Well, alright, I just burned through the top Google searches pretty quickly. Let's keep truckin'. One of the top hashtags on Twitter this week is #PSAT. This hashtag is literally about the pre-SATs and teenagers' concerns about taking them. There are a lot of pics with sad faces and actually a few with kids burning their study guides. There are a few older people sprinkling in about how the PSATs are nothing compared to the SATs. My favorite tweet of the #PSAT persuasion is from a kid who basically tells everyone to get serious, because there are a lot of scholarship opportunities available if you score high on the PSATs. I hope those darn kids using the hashtag to look for funny pictures heed his advice.

One of the most viewed videos on YouTube this week, with nearly six million views, is the trailer for Tomorrowland. A movie based on the futuristic area of Disney theme parks. Pirates of the Caribbean was a movie based on a ride, and it did pretty well. The trailer for Tomorrowland looks pretty neat, and George Clooney is in it. It comes out on my mom's birthday, May 22. Jot that down and maybe send her a card or a picture of George Clooney. She'd like that.

I do have some pretty big news. I was recently given a bodyguard and a personal assistant in the Kardashian game. In real life (or IRL, as the kiddos would type it), I've been caught playing this game a few times by friends. And they have all given me some sort of grief about it. I would like to say that I've never picked the game over listening to someone. I don't play while I drive, unless I'm at a stoplight and I have full energy that needs to be used. I play this game for you guys. You come back every week waiting for an update. I do it for you. #imgoingthedistancebcusnobodyknowshowthiswillendandimayplayforever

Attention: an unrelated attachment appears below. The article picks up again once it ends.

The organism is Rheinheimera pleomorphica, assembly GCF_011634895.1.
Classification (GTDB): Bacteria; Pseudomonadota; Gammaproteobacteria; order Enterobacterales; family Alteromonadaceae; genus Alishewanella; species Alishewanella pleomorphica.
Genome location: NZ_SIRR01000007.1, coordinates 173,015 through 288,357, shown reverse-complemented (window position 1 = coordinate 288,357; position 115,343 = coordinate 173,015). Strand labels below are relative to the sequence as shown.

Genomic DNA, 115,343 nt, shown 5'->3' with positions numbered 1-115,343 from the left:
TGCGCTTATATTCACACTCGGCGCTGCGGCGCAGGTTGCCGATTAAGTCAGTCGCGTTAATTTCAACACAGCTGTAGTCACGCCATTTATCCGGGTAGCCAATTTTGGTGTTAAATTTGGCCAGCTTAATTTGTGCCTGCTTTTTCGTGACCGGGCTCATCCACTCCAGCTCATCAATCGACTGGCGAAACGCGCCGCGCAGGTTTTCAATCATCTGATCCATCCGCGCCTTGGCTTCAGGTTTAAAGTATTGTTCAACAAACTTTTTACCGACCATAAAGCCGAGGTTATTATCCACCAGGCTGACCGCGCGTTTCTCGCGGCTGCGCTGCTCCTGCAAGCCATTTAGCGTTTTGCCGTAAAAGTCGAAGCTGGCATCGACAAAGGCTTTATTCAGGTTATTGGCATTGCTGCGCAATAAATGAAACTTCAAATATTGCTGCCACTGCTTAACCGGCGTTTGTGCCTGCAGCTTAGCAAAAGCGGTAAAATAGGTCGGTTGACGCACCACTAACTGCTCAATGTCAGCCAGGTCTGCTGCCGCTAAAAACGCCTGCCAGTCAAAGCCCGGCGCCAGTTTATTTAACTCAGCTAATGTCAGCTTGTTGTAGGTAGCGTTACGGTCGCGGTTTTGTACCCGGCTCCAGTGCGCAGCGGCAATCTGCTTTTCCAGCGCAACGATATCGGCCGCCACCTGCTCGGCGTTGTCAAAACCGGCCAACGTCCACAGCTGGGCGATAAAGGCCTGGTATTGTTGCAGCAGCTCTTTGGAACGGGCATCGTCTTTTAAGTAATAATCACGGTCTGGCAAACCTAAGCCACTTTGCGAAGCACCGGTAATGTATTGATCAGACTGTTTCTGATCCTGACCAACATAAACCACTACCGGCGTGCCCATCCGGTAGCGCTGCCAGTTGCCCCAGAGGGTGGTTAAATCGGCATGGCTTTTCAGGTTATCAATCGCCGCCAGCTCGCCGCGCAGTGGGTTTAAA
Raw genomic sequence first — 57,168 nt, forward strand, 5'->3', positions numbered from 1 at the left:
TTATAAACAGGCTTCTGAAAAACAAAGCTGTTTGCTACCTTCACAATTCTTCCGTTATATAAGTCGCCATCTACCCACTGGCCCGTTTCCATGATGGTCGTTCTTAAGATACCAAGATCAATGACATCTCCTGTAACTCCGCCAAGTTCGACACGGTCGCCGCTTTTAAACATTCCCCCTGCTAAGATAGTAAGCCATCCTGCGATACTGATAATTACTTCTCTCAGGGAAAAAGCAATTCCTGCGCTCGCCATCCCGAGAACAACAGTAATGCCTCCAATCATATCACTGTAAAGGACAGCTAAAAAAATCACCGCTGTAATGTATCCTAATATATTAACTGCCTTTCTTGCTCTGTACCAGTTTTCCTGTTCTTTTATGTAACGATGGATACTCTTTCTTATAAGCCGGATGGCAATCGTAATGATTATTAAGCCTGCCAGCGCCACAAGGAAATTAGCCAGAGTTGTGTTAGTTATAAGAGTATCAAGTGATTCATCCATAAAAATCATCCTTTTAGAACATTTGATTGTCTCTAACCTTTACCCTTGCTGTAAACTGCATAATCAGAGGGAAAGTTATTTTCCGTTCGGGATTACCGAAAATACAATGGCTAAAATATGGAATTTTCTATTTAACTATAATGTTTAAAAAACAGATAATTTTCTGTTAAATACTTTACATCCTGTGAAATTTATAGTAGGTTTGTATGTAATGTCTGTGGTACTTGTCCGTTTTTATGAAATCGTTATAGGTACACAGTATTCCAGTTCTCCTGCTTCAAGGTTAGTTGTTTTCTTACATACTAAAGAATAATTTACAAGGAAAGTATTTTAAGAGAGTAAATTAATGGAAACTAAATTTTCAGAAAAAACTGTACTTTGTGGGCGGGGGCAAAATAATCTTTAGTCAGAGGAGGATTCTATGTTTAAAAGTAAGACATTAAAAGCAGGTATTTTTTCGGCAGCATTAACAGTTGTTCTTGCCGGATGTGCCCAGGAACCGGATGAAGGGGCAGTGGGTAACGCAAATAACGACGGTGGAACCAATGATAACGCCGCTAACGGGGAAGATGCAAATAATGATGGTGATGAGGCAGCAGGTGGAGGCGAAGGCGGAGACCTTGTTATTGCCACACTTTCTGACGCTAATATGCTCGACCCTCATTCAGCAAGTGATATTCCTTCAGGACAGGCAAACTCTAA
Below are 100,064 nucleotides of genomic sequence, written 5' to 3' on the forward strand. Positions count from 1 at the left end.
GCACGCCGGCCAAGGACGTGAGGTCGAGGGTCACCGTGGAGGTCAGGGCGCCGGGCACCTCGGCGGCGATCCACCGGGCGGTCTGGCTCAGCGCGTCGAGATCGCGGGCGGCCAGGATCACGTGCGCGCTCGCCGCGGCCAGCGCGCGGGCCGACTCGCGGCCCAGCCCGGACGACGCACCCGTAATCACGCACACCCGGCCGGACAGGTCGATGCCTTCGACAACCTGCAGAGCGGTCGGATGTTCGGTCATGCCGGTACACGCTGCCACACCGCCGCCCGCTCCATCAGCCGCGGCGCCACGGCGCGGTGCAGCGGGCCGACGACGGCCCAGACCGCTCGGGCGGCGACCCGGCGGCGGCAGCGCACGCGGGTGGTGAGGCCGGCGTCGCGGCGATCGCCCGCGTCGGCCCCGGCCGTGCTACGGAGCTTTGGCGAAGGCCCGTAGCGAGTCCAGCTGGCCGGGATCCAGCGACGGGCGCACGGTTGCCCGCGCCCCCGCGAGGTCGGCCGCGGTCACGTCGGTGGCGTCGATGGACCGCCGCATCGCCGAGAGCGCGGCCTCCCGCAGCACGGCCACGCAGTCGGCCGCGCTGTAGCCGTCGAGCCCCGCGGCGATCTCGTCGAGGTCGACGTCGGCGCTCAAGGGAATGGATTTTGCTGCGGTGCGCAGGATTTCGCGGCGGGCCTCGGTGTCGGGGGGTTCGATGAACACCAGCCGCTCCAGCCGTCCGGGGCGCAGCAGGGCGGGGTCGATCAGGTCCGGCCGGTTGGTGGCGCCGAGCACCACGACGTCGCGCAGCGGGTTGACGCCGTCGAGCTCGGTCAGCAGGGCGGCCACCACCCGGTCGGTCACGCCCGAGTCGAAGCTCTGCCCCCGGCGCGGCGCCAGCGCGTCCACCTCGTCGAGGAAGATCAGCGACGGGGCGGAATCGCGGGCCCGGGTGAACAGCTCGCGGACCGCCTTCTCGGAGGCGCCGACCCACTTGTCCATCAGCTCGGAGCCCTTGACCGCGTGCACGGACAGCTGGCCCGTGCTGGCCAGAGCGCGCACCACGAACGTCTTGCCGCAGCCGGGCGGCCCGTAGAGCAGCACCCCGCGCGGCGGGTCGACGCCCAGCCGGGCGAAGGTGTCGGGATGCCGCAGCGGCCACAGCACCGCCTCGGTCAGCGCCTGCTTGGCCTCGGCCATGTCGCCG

Ashley Bright is a writer/performer at Dallas Comedy House. She’s a graduate of the DCH Improv Training Program and is currently a level 3 sketch writing student. You can see her perform every weekend at Dallas Comedy House.

What We're Loving: Happy 238th Birthday, America!

Each week, DCH performers, teachers, and students offer their recommendations for what to watch, read, see, hear, or experience. This week we're changing it up. We asked some of our blog contributors to share what they love about The Fourth of July. Here's what they had to say:  59429_10There’s not a lot of space to be genuine on a comedy theater’s blog. But this week, I’m going to skip all of that other bull shit because it’s July 4th and America, much like the Wu-Tang Clan, ain’t nothin’ to f*** with. Every Fourth of July, I go out of my way to watch Ray Charles’ rendition of “America the Beautiful” taken from The Dick Cavett Show. I love this video because it perfectly showcases the timeless voice of Mr. Charles. I love this video because of the unique verse that Ray sings for the first half of the performance. I love this video because it reminds me of The Sandlot. The simple, understated beauty of this performance can’t be topped and if I see you this weekend, we should share some earbuds and give it a listen. - David Allison